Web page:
This Instructable will show you how to make a spud gun unlike any other before it; rather than using compressed air or combustion, it uses pressurized CO2 created by a chemical reaction to propel the projectile. This project is a very simple build, but it will require a bit of math and some chemistry.

Step 1: Materials

Note: you can use any size of PVC parts for this project. I just used 1/2" because it was available.

What I really like about this idea is that it allows for fairly precise and consistent pressure without having to use a compressed air system! I'd probably opt for a larger combustion chamber with a slightly longer barrel for more range though. I'm sure there's some way to modify it so that the sodium acetate doesn't gunk up the works, but the simplicity of this build makes up for the cleaning. Well done!
<p>Thanks a lot! The great thing is that you can use any size of PVC you have, so you could try larger pipe for more power. I only used 1/2&quot; because I had all the parts.</p>
<p>It would be interesting to see if there was a way to have the reaction happen in another chamber and just allow the CO2 to fill your pressure chamber before closing the back ball valve. You'd probably still end up with some liquid in the pressure chamber, but not as much. </p><p>I'd probably design it with a threaded end, two ball valves with a couple inches of space between, a foot or two of pipe, and then either another ball valve (for easy cleaning) or a cap. </p><p>First you open both valves and pour in the vinegar so that it fills the reservoir pipe. then close the second ball valve and pour the baking soda into the short pipe between the two valves. You could then close the first ball valve to keep as a backup charge for easy reloading, or screw it onto the back of the gun, point it straight up, open the second ball valve to drop the baking soda into the vinegar, wait for the reaction to happen, close the back valve on the gun and carefully unscrew the reaction chamber. I'd probably close the first valve on the reaction chamber too so that the pressure doesn't spray liquid everywhere when the chamber is unscrewed. </p>
<p>S=V==V============V<br> 1 2</p><p>S = threaded end, V = valve, &quot;=&quot; = pipe</p>
<p>This is an excellent idea! </p>
<p>how do you load in vinegar and baking soda?</p><p>Also you could use alka seltzer and water or vinegar!</p>
<p>I'm gonna try this...hopefully. It's awesome!</p>
<p><a rel="nofollow">https://www.instructables.com/id/Idaho-Howitzer/</a></p>
<p>I'm not sure if you did or not, but the use of couplers. Have you attempted that idea for the expansion chamber? I am curious if that would hold up to the stress and make for an easier cleaning of it...</p>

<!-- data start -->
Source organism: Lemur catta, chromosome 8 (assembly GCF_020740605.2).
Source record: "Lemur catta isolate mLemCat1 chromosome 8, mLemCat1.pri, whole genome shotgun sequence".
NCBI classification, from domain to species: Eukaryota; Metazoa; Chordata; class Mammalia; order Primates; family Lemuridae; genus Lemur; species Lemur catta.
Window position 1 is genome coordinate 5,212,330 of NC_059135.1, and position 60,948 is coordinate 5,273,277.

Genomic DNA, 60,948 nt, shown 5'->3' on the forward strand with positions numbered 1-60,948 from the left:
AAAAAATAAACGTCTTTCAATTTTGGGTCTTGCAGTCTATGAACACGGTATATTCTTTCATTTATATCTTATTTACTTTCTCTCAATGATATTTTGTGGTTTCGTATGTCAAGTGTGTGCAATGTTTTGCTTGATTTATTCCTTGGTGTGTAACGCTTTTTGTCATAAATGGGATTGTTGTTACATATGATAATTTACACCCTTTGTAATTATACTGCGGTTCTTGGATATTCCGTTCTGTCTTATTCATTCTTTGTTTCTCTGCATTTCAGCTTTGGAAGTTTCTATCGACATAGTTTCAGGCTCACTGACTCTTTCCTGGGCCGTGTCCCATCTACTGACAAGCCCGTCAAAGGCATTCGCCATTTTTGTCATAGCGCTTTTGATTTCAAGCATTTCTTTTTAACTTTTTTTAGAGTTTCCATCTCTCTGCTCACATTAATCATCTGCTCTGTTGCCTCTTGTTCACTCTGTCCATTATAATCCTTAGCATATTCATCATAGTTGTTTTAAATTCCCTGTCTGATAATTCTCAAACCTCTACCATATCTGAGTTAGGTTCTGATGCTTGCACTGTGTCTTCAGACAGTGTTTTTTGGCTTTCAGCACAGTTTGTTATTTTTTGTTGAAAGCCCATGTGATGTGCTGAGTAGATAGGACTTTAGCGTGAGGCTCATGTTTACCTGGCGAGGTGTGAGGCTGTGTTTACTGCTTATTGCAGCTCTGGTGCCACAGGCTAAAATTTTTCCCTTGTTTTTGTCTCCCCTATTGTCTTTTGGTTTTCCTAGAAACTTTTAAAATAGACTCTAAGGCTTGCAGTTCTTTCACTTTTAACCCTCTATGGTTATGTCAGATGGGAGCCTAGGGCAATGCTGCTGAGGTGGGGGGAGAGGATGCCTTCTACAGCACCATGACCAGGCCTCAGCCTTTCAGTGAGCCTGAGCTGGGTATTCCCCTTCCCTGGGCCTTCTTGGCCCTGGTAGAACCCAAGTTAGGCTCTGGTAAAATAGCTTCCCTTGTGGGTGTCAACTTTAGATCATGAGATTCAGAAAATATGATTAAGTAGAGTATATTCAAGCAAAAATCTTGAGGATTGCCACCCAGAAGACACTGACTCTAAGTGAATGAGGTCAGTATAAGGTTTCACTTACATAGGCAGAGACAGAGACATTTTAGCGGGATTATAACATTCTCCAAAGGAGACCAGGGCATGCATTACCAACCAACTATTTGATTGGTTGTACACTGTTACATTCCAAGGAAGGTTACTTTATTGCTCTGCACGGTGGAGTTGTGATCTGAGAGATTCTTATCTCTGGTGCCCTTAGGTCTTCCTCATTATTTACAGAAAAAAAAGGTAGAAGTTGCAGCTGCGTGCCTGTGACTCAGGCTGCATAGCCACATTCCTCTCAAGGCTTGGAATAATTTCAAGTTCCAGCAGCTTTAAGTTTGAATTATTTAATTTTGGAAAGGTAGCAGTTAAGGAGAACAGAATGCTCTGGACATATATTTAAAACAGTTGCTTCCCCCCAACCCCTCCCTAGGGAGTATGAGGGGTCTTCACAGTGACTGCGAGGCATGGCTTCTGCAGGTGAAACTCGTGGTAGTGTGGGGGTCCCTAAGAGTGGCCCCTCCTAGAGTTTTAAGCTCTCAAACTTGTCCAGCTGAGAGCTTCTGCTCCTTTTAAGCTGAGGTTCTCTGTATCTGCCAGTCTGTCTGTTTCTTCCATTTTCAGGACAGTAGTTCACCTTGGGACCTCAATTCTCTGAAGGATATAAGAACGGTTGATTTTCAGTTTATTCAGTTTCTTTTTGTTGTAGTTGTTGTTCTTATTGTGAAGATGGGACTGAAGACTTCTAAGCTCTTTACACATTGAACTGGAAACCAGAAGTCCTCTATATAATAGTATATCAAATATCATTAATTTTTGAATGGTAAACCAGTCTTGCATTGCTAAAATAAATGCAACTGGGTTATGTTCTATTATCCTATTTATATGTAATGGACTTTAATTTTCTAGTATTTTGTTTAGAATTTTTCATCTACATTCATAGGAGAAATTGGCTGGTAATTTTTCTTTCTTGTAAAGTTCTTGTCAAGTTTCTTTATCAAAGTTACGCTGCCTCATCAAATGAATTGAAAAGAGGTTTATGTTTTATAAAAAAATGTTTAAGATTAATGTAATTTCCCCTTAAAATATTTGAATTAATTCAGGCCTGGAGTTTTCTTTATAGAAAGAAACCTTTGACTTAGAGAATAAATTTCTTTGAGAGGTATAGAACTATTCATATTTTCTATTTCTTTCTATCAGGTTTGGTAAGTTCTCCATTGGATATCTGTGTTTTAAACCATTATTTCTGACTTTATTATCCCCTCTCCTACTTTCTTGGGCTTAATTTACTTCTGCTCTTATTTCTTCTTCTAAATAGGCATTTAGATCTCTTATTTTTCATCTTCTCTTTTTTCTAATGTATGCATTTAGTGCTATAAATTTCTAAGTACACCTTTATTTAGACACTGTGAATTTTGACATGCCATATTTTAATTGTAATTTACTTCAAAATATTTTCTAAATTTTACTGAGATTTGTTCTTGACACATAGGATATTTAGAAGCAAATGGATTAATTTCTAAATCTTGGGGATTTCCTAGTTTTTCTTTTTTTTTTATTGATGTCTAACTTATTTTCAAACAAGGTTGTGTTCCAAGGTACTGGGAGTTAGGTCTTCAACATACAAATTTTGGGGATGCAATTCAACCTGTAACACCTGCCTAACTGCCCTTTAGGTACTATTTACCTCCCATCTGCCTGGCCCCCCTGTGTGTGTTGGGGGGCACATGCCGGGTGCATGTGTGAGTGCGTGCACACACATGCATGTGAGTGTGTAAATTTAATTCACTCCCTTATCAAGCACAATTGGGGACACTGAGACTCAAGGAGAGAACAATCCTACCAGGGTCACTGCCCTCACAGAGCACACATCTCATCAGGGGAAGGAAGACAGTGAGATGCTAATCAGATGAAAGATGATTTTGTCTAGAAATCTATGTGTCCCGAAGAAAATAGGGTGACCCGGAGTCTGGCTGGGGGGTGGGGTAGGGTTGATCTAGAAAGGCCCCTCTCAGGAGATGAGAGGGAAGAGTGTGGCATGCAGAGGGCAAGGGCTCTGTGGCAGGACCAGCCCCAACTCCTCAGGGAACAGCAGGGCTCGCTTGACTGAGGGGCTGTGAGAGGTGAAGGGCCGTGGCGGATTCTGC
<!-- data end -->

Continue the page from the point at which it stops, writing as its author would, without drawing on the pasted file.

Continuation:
<p> I haven't tried it yet. My theory is that it will probably still make a big mess inside the chamber/barrel, but the smaller chamber would increase the pressure because the CO2 would have less room to expand. You could also use as much baking soda and vinegar that will fit, instead of using 50% of the chamber's volume. The only problem I see is mixing.</p>
very cool! nice to see an alternative that can also be more reliable.
<p>Thanks so much! It definitely is reliable, one time I left it for three hours and when I shot it later it was perfectly fine. </p>
<p>Never leave a loaded spud gun lying around, someone could get hurt! Only half kidding...</p>
<p>There was no dart in it and the barrel was off, I was testing for leaks.</p>
<p>Looks like a great project however I am apparently a bit slow in understanding the construction and if there are videos in this instructable they are not working for me</p>
<p>If the video isn't working, it might just be your internet. Try refreshing the page and check your internet. There might also be a problem with the embedded video, so click the YouTube button on the bottom right corner. Maybe YouTube is just goofing up, so come back later to watch the video. If anyone else is having a problem, please comment about it.</p><p>For the construction, it's mostly up to you. Cut a long section of any size of PVC pipe and then glue two ball valves at the ends. Glue a coupling to one of the valves with a small piece of pipe, and then cut a piece of pipe that fits in the coupling that's a similar length to the chamber. Are you new to working with PVC, or am I not explaining it well enough? </p>
<p>double plus good.....</p>
you're welcome! i have built several variations of spud guns, both air and combustion, may revisit and do an i'ble on the more reliable combustion one i built years ago.
<p>Sweet! It's awesome to see it shooting at different ranges!</p>
<p>Thanks! </p>

About This Instructable




Bio: I like the great outdoors, I play video games, and I have a knack for building stuff.
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